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Ramesses II raises his sword on a battlefield full of corpses in a Total War: Pharaoh cutscene Image: Creative Assembly/Sega

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Total War: Pharaoh’s politics and subterfuge are more exciting than its battles

Capitalizing on the chaos of the Bronze Age collapse

Mike Mahardy leads game criticism and curation at Polygon as senior editor, reviews. He has been covering entertainment professionally for more than 10 years.

Ramesses II, who was born a civilian, inherited Egypt’s throne as a teenager, fought several prolonged conflicts with the Hittite empire, warded off pirate incursions along the Mediterranean coast, and navigated a political court marred by betrayals and petty grievances. He was also the victim of the first recorded military ambush ever. Basically, his job sucked!

I find myself in this very crucible when I load up Ramesses II’s campaign in Total War: Pharaoh. Throughout the course of a 50-turn demo, I battle the Hittites, reclaim land taken by the Canaanites, hatch plots against court members, and secure my place in the history books. And although Pharaoh’s real-time battles certainly aren’t the most exciting of the long-running Total War series, once Creative Assembly Sofia’s campaign builds momentum, combat is one of the last things on my mind.

That’s not to say that Pharaoh’s AI enemies aren’t testing my borders whenever they get the chance, though; the series is called Total War, after all. I sent Ramesses II and my strongest army north to capture the province of Sukkot at one point, and two minor Egyptian factions — presumably unhappy with my reign — invaded from the south. It took most of my available food, stone, and wood to field a backup army from my capital province of Neb-Gehes, but once I did, we made quick work of the would-be usurpers.

The Mediterranean Coast in the campaign map for Total War: Pharaoh, depicting the lands of Ramesses II Image: Creative Assembly/Sega via Polygon

Although the variety of units available in Pharaoh’s real-time battles feels lacking — not just in comparison to Total War: Warhammer 3’s fantasy rogues’ gallery, but also to A Total War Saga: Troy’s lineup — the battles themselves are sleek and responsive. Battalions react quickly to my commands, chariots swoop around enemy flanks in fluid loops, and archers are quick to reposition when I need a peripheral enemy out of the way. On a purely kinetic level, Pharaoh is excellent.

As I expand along the Mediterranean coast, I not only build up individual settlements and cities, but also the outposts that dot each province’s edges. These can be military fortifications (to buff defensive units’ stats or increase siege materials, for instance) or economic zones, which can increase the resource output of their corresponding provinces. Pharaoh isn’t revolutionizing how grand strategy city-building works, but its outposts do remind me of Civilization 6’s district system — and that’s never a bad thing.

By reclaiming land for Egypt and expanding my borders, I accrue political influence. Luckily, one of Ramesses II’s faction effects allows me to perform two “court actions” per turn. In order to appoint my own followers to the court, I first need to begin plots against the current ruling elite. I can gossip about them behind their backs (thereby gaining the trust of the person to whom I’m gossiping, as a byproduct) and set other court members against them. At one point, I got a little too gung-ho with this, and my political target became aware of my intentions. I could have continued with the plan to remove them (I’m fairly certain I had enough wheels in motion by that point), but instead, I chose to spare them the humiliation, and let my deviousness serve more as a threat than an actual coup.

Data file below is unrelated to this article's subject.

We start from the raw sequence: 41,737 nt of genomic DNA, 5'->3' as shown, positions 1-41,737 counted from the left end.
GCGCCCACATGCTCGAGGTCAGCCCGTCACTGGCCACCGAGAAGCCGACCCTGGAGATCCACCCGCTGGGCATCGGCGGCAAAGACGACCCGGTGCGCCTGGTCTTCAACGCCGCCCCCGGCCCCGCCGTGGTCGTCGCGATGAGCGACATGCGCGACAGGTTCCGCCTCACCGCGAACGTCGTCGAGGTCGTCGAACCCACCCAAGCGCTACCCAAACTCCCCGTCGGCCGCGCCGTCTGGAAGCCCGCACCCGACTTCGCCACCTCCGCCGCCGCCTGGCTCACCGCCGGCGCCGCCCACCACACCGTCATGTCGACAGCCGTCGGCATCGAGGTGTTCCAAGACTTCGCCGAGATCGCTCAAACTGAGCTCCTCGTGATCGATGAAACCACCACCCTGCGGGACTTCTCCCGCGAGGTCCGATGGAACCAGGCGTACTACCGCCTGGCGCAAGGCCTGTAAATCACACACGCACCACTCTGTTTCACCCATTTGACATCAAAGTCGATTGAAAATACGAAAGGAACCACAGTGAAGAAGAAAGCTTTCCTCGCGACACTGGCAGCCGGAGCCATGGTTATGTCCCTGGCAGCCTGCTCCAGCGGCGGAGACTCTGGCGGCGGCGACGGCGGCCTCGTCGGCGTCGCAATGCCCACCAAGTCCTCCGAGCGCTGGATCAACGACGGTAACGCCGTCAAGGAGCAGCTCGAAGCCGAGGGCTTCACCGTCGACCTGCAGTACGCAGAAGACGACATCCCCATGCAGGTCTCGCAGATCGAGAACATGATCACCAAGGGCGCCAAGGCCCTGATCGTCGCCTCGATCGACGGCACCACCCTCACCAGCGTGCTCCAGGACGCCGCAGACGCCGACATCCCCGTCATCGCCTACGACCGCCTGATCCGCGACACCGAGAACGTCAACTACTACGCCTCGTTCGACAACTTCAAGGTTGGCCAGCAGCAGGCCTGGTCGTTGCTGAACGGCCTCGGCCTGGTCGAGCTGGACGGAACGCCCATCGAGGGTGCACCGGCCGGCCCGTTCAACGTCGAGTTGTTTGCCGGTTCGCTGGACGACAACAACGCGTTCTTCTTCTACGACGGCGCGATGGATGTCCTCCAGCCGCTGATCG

A battle players out in the desert in Total War: Pharaoh, with Hittites streaming down a hill toward Egyptian forces Image: Creative Assembly/Sega via Polygon

I’m not only spending political capital on subterfuge, though — I’m also declaring political decrees. These upgrades take the place of other Total War games’ technology trees, and offer a litany of economic, militaristic, and cultural bonuses. Seeing as how Ramesses II has unique buildings to increase the happiness of his citizens, I tend to avoid doubling up with redundant political decrees, instead opting to buff my economy as my empire grows; armies can’t fight if they don’t have weapons, food, and water. I’m just beginning to field my third full-stack army as I finish turn 50 and the demo comes to an end.

As the first Total War game since the gargantuan Total War: Warhammer 3, and the first historical game in the series since Total War: Three Kingdoms (that game is more historical fiction, but the point stands), Pharaoh was fighting an uphill battle from the start. Warhammer 3’s sheer scale, replete with dragons and magic and monsters, will make any strategy game look quaint by comparison. Three Kingdoms, despite its poor DLC roadmap, represented Total War at its best: nuanced diplomacy, compelling leaders, and challenging combat. Call me a cynic, but I never expected Pharaoh to reach those heights because, well, it really didn’t need to.

Instead, what I found after 50 turns of Ramesses II’s campaign was a pared back, yet focused, grand strategy game with various avenues toward victory, be it a martial or cultural one. There were lengthy stretches where the warmonger in me wanted more out of Pharaoh’s real-time battles and empire-building. But in taking a page out of Ramesses II’s book, I found ways to defeat my enemies off of the battlefield as well.

Total War: Pharaoh will be released on Oct. 11 on Windows PC.

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